“The Fine Arts Center is an institution with a rich history in Colorado Springs; it is also the largest arts institution between Denver and Santa Fe,” said Rebecca Tucker, museum director and associate professor of art at the college. She notes that since the alliance was formed in August 2016, more than 1,600 students have visited the museum as part of college classes or programs. “Our faculty are enhancing their classes through the center, students are being introduced to new opportunities for experiential learning and community engagement, and bridges between the college and the Colorado Springs community are leading to collaborations that will allow us to become a model of distinction for an arts center that serves a campus, as well as the region and the world,” she said.

The $175 million-plus valuation comes at the same time as the implementation of a strategic plan that includes six recommendations: 
1. Nurturing a Community of Artists 
2. Inviting Visitors to Enliven the FAC Community
3. Building an Innovative Program of Arts Education 
4. Inspiring Creativity through Collaboration 
5. Developing an Arts Corridor 
6. Underscoring the FAC’s Place as a Distinct National Model for an Arts Center

It is one of the only multi-discipline arts institutions in the nation. The center’s building was designed by noted architect John Gaw Meem, who melded Pueblo and Art Deco styles. The building was opened in 1936 and is included on the National Register of Historic Places.

Earlier this year, the Fine Arts Center was named the Best Gallery and Museum in Colorado, and one of the top 25 in the country by the board of the American Art Awards. Additionally, Don Coen’s exhibition of migrant workers was featured April 8 on NBC Nightly News in a segment called “An Artist Paints the Nation’s Forgotten Migrants, One Canvas at a Time.”

As part of the formal alliance between the college and the FAC, assets of the Fine Arts Center will transfer to Colorado College in 2020 as a gift. These assets, along with the value of an endowment to support the Fine Arts Center in perpetuity, are valued at more than $175 million.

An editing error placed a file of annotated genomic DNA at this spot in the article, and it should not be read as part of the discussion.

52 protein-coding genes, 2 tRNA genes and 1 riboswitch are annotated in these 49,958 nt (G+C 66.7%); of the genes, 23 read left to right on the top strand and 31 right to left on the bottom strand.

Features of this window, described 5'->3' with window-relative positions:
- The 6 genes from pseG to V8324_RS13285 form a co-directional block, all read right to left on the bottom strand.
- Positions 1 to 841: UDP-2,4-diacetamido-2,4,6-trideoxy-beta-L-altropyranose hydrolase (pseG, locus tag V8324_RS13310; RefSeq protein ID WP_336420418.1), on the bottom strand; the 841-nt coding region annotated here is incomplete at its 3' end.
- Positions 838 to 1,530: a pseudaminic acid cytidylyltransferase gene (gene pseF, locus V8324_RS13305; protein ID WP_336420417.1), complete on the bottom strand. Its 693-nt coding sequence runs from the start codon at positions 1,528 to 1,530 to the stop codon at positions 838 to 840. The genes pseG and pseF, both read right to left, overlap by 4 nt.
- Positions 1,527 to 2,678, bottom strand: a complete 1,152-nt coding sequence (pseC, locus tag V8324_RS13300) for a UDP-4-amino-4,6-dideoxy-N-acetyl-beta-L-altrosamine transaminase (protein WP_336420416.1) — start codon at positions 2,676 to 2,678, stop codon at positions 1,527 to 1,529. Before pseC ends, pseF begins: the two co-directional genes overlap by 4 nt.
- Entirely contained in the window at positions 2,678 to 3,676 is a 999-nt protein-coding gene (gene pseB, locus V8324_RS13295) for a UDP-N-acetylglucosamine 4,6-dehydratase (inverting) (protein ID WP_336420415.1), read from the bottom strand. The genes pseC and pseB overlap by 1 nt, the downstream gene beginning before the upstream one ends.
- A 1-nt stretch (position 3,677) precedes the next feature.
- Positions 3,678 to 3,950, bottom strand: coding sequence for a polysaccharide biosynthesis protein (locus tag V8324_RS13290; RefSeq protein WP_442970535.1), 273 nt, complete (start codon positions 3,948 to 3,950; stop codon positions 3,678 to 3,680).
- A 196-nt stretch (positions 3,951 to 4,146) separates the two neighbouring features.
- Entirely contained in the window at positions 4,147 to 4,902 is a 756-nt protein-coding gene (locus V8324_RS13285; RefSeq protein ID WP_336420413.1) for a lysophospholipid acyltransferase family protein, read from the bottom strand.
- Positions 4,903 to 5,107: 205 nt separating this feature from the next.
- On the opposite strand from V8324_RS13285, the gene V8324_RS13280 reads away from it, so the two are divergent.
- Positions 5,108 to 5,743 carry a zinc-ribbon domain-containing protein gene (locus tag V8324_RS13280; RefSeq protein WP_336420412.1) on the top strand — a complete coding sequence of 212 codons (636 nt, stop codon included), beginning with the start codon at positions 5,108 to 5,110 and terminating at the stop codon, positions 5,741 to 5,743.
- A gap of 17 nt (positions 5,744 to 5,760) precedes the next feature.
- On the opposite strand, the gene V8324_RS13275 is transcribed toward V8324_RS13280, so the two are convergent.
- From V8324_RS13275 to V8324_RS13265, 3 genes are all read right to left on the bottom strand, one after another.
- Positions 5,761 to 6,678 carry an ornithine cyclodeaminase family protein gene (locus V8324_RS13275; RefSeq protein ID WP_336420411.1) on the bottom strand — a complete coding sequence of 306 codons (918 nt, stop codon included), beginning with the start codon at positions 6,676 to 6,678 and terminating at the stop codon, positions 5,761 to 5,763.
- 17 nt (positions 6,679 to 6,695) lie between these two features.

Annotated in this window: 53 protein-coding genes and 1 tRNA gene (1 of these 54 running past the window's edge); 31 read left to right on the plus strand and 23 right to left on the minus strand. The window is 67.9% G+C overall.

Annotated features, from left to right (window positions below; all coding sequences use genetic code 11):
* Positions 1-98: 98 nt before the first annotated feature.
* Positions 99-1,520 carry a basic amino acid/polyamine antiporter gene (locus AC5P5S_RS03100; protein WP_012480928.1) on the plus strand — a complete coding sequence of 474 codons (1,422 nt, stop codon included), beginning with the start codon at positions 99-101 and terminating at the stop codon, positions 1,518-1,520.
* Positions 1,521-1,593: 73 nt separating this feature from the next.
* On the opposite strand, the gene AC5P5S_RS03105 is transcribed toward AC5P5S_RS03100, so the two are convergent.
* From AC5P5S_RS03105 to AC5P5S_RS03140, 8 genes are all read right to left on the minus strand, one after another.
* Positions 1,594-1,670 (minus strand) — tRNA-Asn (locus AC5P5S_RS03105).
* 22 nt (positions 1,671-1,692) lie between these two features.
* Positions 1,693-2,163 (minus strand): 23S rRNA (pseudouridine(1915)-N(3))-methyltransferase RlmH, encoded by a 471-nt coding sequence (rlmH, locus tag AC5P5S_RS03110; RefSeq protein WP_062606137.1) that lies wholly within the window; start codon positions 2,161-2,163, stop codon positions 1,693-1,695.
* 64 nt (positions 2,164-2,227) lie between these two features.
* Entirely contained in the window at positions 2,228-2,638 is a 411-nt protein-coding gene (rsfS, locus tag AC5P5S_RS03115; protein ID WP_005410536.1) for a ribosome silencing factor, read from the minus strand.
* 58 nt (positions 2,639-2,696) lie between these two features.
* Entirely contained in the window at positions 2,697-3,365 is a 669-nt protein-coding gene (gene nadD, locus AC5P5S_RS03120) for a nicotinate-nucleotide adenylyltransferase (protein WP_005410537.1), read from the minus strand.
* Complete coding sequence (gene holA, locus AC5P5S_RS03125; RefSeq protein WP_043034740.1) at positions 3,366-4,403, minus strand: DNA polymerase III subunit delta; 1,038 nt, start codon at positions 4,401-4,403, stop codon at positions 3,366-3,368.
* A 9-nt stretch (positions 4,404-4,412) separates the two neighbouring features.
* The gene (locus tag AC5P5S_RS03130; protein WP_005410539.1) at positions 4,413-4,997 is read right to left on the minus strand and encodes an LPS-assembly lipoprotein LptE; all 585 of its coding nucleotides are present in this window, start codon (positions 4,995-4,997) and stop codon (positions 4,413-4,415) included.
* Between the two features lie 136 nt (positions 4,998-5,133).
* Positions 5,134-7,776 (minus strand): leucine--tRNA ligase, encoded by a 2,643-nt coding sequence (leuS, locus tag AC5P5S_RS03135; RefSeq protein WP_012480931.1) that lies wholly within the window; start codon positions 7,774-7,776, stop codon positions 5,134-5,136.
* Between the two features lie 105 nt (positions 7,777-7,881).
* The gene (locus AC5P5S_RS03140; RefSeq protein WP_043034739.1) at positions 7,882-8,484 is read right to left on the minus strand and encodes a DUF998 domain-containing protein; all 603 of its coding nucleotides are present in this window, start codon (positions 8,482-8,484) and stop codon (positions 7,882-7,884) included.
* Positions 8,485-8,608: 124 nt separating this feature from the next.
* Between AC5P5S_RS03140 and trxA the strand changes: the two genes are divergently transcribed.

About Colorado College
Colorado College is a nationally prominent, four-year liberal arts college that was founded in Colorado Springs in 1874. The college operates on the innovative Block Plan, in which its approximately 2,000 undergraduate students study one class at a time in intensive 3½-week segments. The college also offers a master of arts in teaching degree. For more information, visit

About the Fine Arts Center
The story of the Colorado Springs Fine Arts Center at Colorado College (FAC) begins with the founding of the Broadmoor Art Academy by Julie and Spencer Penrose in 1919. During the Great Depression, three dedicated philanthropists – Julie Penrose, Alice Bemis Taylor, and Elizabeth Sage Hare – envisioned expanding the Broadmoor Art Academy into an entire arts district under one roof. The FAC changed its name, built a grand building, and opened as the Colorado Springs Fine Arts Center in 1936. In August 2016, the FAC announced an historic alliance with Colorado College and on July 1, 2017, became the Colorado Springs Fine Arts Center at Colorado College. The FAC is deeply rooted in the legacy of its founders, who possessed bold visions, a deep passion for the arts, and dedication to the Colorado Springs community. The FAC honors this legacy and spirit today by providing innovative, educational, and multidisciplinary arts experiences designed to elevate the individual spirit and inspire community vitality, building on its history as a unique cultural pillar of the Pikes Peak region. For more information, visit